Today, SNSS is going hyper-local. My guest today, Michaela Searfoorce, is someone I actually met first in real life and not the bloggosphere. (What? It happens!) She lives in my neighborhood and our sons were in the same special needs "challenger division" basketball league.
Furthermore Michaela is a major force in the New York City Upper West Side Special Needs Parenting community. I had found out about the basketball league at one of the regular monthly informational meetings that Michaela organizes.
Her blog The Foorce (a fun play on her name) is mostly focused on providing support and resources for our local New York City special needs community, but is also a place where Michaela shares some of her personal story from time to time.
She is the mother of three children: 11 year-old James and his two young sisters. James has a rare chromosome defect which has resulted in numerous medical issues, global developmental and physical delays, and labels such as PDD-NOS, Sensory Integration Dysfunction and ADD.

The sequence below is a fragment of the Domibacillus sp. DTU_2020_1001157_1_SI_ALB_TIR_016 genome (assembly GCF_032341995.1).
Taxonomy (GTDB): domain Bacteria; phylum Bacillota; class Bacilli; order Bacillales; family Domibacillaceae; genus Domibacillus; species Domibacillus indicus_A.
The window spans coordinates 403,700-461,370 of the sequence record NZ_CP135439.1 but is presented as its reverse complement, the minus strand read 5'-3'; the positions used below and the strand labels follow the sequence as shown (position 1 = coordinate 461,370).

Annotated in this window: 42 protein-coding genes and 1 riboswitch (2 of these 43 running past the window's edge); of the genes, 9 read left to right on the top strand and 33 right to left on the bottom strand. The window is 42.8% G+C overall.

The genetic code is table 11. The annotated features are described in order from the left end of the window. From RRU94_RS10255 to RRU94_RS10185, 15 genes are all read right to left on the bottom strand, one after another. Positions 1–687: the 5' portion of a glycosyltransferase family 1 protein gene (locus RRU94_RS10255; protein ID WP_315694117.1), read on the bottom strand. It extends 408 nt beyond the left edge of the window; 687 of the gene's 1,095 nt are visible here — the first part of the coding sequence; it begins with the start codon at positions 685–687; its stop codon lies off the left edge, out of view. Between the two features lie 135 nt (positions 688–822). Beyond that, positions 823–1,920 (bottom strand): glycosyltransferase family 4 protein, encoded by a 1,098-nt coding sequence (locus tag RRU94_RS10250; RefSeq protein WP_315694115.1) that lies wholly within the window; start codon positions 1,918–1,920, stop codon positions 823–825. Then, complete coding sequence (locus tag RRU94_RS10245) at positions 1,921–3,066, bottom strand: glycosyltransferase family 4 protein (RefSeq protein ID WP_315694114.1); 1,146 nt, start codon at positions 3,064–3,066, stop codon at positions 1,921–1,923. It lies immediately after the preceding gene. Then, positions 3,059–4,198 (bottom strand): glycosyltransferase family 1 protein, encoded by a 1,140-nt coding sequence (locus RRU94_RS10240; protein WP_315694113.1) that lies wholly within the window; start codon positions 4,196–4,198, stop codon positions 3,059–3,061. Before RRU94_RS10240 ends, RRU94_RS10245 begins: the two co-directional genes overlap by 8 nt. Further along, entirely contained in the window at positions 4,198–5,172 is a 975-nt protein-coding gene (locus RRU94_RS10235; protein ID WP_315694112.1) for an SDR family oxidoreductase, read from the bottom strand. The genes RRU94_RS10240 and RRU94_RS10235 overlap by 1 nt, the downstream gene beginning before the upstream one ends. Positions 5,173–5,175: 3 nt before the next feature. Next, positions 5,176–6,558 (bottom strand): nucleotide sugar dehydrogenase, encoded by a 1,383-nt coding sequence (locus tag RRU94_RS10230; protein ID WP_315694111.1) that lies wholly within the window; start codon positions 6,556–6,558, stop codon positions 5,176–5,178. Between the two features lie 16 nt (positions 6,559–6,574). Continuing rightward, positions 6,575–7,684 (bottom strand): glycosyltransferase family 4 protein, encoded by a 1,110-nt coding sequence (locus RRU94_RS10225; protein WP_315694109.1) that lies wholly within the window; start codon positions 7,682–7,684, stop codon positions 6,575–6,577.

Chances are, if you have a special needs child(ren), they have at least something in common with James. I can tell you firsthand he is a delightful boy with a huge heart and I was always happy when he and Jake were paired up together in basketball practice.
Read on, now, for a glimpse into Michaela's wonderful family, a pair of life-slices that add up to a beautiful thought:
The Bucket and the Mandrake: Two Small Stories, One Big Lesson - by Michaela Searfoorce
James looked tearfully after the preschooler who was sauntering away with his bucket. Though he is 11 years old now, James is unable to stick up for himself in many circumstances, even with children half his size and age.